U.S. population distancing from religious institutions

U.S. population distancing from religious institutions

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U.S. population distancing from religious institutions
The Free From Religion Foundation Billboard in USA

In recent years, research data has shown a seismic shift in the U.S. population away from religious institutions and toward general disaffiliation, a trend that analysts say could have major implications for politics, business and how Americans group themselves.

Washington: The proportion of Americans who consider themselves members of a church, synagogue or mosque has dropped below 50 percent, according to a poll from Gallup released Monday. It is the first time that has happened since Gallup first asked the question in 1937, when church membership was 73 percent.

In recent years, research data has shown a seismic shift in the U.S. population away from religious institutions and toward general disaffiliation, a trend that analysts say could have major implications for politics, business and how Americans group themselves. In 2020, 47 percent of Americans said they belonged to a church, synagogue or mosque. The polling firm also found that the number of people who said religion was very important to them has fallen to 48 percent, a new low point in the polling since 2000.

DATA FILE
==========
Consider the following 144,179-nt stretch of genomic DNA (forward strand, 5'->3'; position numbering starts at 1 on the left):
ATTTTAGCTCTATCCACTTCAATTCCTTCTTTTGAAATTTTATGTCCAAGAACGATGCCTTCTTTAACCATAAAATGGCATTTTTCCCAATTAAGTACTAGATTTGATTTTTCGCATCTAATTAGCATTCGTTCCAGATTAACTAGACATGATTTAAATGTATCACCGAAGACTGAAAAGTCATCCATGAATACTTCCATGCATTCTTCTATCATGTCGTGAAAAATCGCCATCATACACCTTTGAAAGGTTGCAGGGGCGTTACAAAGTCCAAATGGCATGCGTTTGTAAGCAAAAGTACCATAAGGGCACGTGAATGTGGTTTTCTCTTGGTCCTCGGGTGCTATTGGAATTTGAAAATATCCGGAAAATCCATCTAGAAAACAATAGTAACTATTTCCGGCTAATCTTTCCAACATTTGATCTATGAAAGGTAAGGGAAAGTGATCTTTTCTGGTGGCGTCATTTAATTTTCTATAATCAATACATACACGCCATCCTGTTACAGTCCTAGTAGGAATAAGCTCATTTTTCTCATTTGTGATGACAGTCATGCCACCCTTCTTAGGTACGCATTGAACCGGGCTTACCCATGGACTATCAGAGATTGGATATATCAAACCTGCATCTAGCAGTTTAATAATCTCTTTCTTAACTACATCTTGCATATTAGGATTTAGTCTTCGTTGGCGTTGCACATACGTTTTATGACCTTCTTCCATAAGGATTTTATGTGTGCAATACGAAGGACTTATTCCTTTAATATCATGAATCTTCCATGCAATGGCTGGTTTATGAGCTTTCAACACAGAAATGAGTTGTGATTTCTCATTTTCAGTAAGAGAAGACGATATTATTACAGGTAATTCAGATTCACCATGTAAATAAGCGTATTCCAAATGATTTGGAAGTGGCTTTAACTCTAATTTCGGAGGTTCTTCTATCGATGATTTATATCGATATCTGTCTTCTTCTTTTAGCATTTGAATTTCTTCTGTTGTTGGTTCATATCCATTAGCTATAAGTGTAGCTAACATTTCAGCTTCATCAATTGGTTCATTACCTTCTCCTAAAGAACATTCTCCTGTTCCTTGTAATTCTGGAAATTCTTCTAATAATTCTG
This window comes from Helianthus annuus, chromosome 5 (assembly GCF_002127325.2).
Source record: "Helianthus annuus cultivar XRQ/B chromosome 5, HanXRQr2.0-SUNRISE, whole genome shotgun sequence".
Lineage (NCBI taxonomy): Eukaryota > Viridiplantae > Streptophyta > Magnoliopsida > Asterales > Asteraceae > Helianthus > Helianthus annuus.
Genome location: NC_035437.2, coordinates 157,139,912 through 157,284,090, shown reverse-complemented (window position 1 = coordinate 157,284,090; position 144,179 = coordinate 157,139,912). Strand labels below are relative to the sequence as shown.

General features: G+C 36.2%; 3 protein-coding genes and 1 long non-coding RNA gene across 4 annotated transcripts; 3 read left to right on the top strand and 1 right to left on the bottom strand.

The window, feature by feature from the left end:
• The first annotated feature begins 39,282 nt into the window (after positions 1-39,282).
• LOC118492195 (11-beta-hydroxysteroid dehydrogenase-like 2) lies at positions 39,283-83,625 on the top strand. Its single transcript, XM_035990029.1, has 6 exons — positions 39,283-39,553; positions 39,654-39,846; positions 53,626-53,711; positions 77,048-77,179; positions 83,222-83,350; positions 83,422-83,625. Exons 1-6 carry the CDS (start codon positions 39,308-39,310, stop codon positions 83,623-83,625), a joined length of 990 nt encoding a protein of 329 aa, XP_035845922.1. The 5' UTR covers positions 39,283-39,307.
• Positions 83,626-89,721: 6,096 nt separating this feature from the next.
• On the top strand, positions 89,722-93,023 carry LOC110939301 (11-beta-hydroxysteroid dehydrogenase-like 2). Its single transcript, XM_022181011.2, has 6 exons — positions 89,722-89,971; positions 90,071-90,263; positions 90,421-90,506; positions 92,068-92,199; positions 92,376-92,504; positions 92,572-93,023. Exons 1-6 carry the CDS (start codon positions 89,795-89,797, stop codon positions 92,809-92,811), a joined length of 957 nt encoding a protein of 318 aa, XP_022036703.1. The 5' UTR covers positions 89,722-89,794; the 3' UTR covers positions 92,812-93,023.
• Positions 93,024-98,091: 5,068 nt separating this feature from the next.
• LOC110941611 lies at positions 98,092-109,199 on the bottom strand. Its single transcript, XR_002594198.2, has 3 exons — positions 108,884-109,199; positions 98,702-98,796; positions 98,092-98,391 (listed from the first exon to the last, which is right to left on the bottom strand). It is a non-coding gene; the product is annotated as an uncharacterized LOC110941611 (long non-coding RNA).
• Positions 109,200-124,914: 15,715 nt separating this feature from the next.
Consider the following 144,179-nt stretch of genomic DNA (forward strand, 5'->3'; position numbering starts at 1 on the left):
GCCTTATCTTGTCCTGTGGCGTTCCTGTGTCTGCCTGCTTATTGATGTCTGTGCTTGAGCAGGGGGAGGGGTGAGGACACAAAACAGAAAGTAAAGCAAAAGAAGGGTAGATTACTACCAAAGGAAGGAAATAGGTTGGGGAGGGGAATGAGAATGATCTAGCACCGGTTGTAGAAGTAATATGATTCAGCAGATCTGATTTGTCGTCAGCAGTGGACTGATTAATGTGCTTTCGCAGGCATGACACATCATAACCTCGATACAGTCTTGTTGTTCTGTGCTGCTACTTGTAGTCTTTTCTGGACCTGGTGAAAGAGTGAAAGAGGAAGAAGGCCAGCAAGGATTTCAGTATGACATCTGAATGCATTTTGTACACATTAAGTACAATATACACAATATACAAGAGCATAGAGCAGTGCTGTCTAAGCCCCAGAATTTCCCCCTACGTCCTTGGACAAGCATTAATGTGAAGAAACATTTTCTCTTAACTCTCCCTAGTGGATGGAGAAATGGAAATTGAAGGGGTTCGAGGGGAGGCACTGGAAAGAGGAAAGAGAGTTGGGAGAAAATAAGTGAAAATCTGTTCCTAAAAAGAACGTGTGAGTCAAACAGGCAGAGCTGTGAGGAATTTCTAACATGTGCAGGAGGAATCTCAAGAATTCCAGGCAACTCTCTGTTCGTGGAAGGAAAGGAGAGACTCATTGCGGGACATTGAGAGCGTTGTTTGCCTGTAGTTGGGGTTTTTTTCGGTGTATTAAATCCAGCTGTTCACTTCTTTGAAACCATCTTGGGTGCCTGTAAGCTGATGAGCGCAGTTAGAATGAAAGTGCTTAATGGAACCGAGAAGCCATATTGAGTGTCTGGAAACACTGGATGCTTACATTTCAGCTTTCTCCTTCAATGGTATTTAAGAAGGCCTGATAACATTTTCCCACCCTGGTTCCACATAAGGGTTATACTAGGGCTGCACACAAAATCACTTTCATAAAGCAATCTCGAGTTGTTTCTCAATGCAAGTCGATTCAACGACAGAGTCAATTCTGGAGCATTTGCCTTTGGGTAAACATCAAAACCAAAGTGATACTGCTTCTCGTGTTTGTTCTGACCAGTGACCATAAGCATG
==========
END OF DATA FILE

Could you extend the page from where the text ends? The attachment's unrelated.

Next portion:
For some Americans, religious membership is seen as a relic of an older generation, said Ryan Burge, an assistant professor of political science at Eastern Illinois University and a pastor in the American Baptist Church. Gallup’s data finds that church membership is strongly correlated with age: 66 percent of American adults born before 1946 belong to a church, compared with 58 percent of baby boomers, 50 percent of Generation X and 36 percent of millennials.

Burge said many Christians still attend church but do not consider membership to be important, especially those who attend nondenominational churches. But no matter how researchers measure people’s faith — such as attendance, giving, self-identification — Americans’ attachment to institutional religion is on the decline.

Burge, who recently published a book about disaffiliating Americans called “The Nones: Where They Came From, Who They Are, and Where They Are Going,” predicts that in the next 30 years, the United States will not have one dominant religion.

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Courtesy: History News Network

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